Spruce Place doesn’t have that problem because state permits for the project have not yet been obtained and construction isn’t expected to begin until next year.
The tax stabilization policy hasn’t been used successfully since 2014, when the Select Board approved the now-expiring five-year stabilization agreement for the 21,000-square-foot operations center Northfield Savings Bank built at the corner of Paine Turnpike North and Stewart Road.
Now assessed at more than $4.6 million, Northfield Savings Bank is only paying municipal property taxes on about $3.9 million under the stabilization agreement that is now in its last year.
The policy has only been used two other times since it was approved by voters in 2011.
The Select Board approved the now-lapsed five-year agreement that helped entice Vermont Mutual Insurance Group to expand from Montpelier to Berlin seven years ago. Since July 1, 2017, Vermont Mutual has been paying municipal taxes based on the full value — now nearly $1.5 million — of its office building on Industrial Lane.
The only other request for tax stabilization was tied to the mall, and involved the expansion of Walmart. It was initially approved by the Select Board six years ago, but later aborted after it was determined the 18,700-square-foot addition needed to accommodate Walmart’s expansion plan wouldn’t significantly increase the mall’s assessed value.
BERLIN — It’s been a long time coming and there is still more money to raise, but plans to construct a short but expensive section of the Cross Vermont Trail just received another financial boost from Berlin.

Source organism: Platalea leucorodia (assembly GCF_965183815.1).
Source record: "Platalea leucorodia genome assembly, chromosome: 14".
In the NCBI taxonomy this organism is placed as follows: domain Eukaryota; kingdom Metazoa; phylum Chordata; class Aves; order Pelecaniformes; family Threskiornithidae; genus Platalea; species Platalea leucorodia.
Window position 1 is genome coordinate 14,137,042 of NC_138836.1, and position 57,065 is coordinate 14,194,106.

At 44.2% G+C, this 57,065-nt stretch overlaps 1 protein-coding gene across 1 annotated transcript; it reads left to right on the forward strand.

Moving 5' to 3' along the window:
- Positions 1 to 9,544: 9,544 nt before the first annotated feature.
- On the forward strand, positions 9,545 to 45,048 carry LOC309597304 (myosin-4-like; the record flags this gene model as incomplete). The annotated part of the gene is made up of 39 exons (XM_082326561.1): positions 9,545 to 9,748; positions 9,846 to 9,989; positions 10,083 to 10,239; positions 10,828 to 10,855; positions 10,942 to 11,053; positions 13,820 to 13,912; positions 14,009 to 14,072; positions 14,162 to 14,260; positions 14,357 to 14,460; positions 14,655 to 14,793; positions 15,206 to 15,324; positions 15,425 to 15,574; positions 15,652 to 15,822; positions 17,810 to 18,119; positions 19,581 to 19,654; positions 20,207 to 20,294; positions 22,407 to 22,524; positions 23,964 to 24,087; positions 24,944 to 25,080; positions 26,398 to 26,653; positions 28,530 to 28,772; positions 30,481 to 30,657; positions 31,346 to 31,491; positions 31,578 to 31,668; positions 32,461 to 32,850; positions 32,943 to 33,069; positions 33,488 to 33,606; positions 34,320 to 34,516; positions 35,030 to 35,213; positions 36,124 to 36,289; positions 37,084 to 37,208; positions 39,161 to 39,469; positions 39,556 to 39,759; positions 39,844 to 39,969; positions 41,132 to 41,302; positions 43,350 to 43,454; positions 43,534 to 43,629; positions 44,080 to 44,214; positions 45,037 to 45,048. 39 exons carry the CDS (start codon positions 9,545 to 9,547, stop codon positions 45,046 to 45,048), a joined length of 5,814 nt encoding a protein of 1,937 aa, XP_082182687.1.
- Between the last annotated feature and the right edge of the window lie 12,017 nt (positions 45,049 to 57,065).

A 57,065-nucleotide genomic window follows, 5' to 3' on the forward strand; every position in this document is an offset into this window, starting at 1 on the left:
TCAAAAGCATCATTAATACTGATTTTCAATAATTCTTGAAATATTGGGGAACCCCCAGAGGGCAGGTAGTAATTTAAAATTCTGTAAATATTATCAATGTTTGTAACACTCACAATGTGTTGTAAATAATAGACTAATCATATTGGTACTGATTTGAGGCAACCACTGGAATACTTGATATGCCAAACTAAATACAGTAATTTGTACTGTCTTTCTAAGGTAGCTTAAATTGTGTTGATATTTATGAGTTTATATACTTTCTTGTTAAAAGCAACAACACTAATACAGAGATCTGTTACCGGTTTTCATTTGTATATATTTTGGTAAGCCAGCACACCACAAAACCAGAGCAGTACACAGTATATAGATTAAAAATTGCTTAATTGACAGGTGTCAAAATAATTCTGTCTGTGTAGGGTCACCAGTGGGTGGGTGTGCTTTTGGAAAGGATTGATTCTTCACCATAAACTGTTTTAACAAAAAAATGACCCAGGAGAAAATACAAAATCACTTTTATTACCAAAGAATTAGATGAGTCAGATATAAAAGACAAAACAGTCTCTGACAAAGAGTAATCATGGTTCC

Nearly three years after pledging $3,000 to the Cross Vermont Trail Association’s “keystone project,” the Select Board has agreed to chip in another $15,000.
That’s a drop in the bucket when it comes to the $1.6 million price tag of a project that contemplates constructing more than two miles of off-road bike path along the Route 2 corridor and a 200-foot bridge across the Winooski River.
However, for an organization that was within $36,000 of the $250,000 it needs to raise to leverage nearly $1.3 million in previously approved federal funding it is a significant contribution.
Greg Western, the association’s executive director, acknowledged as much during a Thursday night meeting that saw the Select Board vote to free up additional money from the bike path fund it tapped three years ago when asked to contribute $3,000.
The fund was established years ago for a bike path project that has long-since stalled due to right-of-way issues with the local railroad that may never be resolved and may never need to be given the subsequent addition of buffered bike lanes along the Barre-Montpelier Road that serve the same purpose.
“It’s a way to turn some of that money into an actual bike path,” Western said, noting while progress has been slow, it has also been steady since he last approached Berlin for funding.
At the time, the association still needed to raise $97,000 to meet its local match. Thanks the Berlin’s earlier contribution, and voter-approved appropriations in Calais, East Montpelier, Middlesex, Worcester and Plainfield, and other donations the funding gap had been whittled to $36,000 when Thursday’s meeting began and stood at $21,000 before it ended.